Last Updated on May 5, 2015, by eNotes Editorial. Word Count: 444
The central thematic statement of “Settled on the Cranberry Coast” occurs when Rosie says that her daughter Carolyn is no longer part of “our lives,” and Eddie can imagine moving in with Rosie and her granddaughter Hannah. He thinks “we don’t live our lives so much as come to them, as different people and things collect mysteriously around us” and he feels as though he is coming to Rosie and Hannah, easing his way toward them. The story is largely about the mysterious way that people become who they are, not for any particular reason, but just because things happen that way. There is no particular reason, for example, that Eddie is past middle age and still single or that Rosie is responsible for bringing up her granddaughter. Things have simply happened that way.
It is an unexpected blessing that Eddie, who did not have a chance with Rosie when they were in high school, meets her again when he is retired and she is a grandmother and gets a “second chance” to have a relationship and become “Settled on the Cranberry Coast.” The second chance for Eddie is also a second chance for Rosie, a woman who had an illegitimate child, who in turn had an illegitimate child, for whom Rosie is now responsible. Because of the presence of Hannah, Eddie finds himself in the position of easing his way into a ready-made family. Eddie has no experience with small children and therefore feels envious of the man at the kite festival who seems so comfortable teasing Hannah. However, Eddie discovers that childish teasing is not as important as genuine feeling; at the end of the story he feels completely at home with Hannah’s head resting “perfectly round” on his shoulder as he stands listening to her “easy, settled breathing.”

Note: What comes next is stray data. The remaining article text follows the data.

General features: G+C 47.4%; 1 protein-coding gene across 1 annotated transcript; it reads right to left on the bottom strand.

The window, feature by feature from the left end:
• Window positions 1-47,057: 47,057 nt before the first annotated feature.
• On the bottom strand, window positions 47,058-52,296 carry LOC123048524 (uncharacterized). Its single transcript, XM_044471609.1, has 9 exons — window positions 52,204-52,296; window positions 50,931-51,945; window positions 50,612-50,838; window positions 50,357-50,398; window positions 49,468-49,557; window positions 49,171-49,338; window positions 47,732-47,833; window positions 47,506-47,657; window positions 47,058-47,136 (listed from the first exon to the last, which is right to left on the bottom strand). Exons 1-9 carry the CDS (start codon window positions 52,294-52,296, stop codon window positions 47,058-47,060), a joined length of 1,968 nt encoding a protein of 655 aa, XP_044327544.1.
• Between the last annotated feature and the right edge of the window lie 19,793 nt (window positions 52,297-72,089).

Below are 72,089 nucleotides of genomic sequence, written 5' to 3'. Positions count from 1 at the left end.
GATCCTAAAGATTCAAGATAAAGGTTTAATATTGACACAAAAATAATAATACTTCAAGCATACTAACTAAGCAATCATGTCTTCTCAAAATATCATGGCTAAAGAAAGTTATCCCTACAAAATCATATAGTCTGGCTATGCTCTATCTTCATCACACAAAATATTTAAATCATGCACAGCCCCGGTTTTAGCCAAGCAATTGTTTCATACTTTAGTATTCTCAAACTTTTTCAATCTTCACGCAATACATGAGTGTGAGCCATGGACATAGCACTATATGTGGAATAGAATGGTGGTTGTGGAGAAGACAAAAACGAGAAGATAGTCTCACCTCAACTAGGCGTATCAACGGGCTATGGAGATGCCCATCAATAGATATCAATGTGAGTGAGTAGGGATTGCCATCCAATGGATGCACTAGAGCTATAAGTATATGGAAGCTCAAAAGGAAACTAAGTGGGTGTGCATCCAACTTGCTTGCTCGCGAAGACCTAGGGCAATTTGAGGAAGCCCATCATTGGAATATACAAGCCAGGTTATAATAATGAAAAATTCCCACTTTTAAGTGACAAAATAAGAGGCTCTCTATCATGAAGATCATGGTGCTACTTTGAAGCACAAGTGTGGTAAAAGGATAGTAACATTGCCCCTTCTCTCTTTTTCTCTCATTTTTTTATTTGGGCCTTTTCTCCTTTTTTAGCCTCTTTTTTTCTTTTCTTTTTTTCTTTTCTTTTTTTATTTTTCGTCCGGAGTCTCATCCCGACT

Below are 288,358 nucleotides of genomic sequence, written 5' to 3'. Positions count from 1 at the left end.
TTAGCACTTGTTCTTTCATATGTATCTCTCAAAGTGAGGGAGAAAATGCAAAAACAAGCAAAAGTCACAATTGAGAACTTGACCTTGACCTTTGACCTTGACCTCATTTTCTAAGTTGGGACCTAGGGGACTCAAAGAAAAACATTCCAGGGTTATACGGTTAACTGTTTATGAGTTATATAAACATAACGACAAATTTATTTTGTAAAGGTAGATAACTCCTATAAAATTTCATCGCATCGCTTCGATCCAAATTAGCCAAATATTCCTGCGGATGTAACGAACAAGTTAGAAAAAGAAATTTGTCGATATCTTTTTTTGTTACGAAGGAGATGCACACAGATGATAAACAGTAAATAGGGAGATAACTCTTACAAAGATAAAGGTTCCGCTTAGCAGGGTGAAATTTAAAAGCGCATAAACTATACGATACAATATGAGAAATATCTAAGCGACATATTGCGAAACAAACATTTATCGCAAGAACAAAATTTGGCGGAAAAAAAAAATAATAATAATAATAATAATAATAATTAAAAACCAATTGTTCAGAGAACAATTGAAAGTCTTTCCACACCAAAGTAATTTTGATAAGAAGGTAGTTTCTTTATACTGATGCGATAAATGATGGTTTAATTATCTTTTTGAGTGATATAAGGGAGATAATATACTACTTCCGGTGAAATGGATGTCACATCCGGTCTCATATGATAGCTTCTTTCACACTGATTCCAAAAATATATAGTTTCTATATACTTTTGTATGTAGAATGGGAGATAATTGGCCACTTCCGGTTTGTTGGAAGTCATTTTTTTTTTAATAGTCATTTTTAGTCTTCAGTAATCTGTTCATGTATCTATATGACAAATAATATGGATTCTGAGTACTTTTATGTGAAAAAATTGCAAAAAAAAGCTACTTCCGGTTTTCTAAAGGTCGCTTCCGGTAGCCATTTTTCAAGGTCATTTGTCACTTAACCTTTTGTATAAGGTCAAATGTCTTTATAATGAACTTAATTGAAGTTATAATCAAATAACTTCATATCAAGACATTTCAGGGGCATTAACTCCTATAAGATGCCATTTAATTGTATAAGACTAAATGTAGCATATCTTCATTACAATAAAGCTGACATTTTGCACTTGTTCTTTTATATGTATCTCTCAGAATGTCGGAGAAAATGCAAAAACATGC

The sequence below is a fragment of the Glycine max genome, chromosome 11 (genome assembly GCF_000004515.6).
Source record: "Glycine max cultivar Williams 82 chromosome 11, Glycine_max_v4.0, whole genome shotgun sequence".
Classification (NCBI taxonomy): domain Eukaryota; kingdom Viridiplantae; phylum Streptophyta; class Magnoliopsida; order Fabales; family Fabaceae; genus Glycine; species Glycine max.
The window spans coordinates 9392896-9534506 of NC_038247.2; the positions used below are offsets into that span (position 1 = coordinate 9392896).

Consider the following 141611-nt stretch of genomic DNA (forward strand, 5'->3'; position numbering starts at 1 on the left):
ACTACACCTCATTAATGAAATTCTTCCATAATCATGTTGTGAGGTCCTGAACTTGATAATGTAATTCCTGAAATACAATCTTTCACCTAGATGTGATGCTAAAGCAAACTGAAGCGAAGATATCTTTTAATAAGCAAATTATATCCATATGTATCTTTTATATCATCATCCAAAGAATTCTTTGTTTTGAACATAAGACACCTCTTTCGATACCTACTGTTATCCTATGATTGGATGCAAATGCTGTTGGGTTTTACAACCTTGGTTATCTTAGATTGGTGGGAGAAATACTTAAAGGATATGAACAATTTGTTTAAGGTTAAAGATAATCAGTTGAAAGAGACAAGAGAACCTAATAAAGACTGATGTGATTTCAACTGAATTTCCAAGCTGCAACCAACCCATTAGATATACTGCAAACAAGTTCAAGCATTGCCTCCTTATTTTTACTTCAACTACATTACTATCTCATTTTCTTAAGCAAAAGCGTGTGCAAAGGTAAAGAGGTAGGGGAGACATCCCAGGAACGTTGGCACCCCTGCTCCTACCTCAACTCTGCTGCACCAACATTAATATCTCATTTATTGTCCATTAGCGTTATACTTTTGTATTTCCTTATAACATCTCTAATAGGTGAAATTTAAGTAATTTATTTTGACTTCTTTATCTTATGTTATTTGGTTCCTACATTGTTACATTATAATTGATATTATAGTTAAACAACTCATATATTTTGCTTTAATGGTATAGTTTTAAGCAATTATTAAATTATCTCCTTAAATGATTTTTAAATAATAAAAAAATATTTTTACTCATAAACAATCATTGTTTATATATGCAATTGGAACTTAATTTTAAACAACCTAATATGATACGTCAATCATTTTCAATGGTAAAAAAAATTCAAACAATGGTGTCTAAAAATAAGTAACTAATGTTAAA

“Settled on the Cranberry Coast,” an O. Henry Awards prize winner in 1995 and included in Michael Byers’s first collection The Coast of Good Intentions, is typical of his work. In the tradition of such young writers as Ethan Canin and Christopher Tilghman who appeared in the late 1980’s and early 1990’s, Byers affirms, in a seemingly simple, matter-of-fact way, the solid unsentimental values of family, commitment, and hope for the future. Byers focuses primarily on men who, although certainly not simple, are simply trying hard to do their best. Like Eddie, the retired schoolteacher in “Settled on the Cranberry Coast,” they are still looking hopefully to the future. As Eddie makes Rosie’s house sturdier, their relationship grows as well, gradually affirming Eddie’s opening sentence in the story: “This I know; our lives in these towns are slowly improving.”
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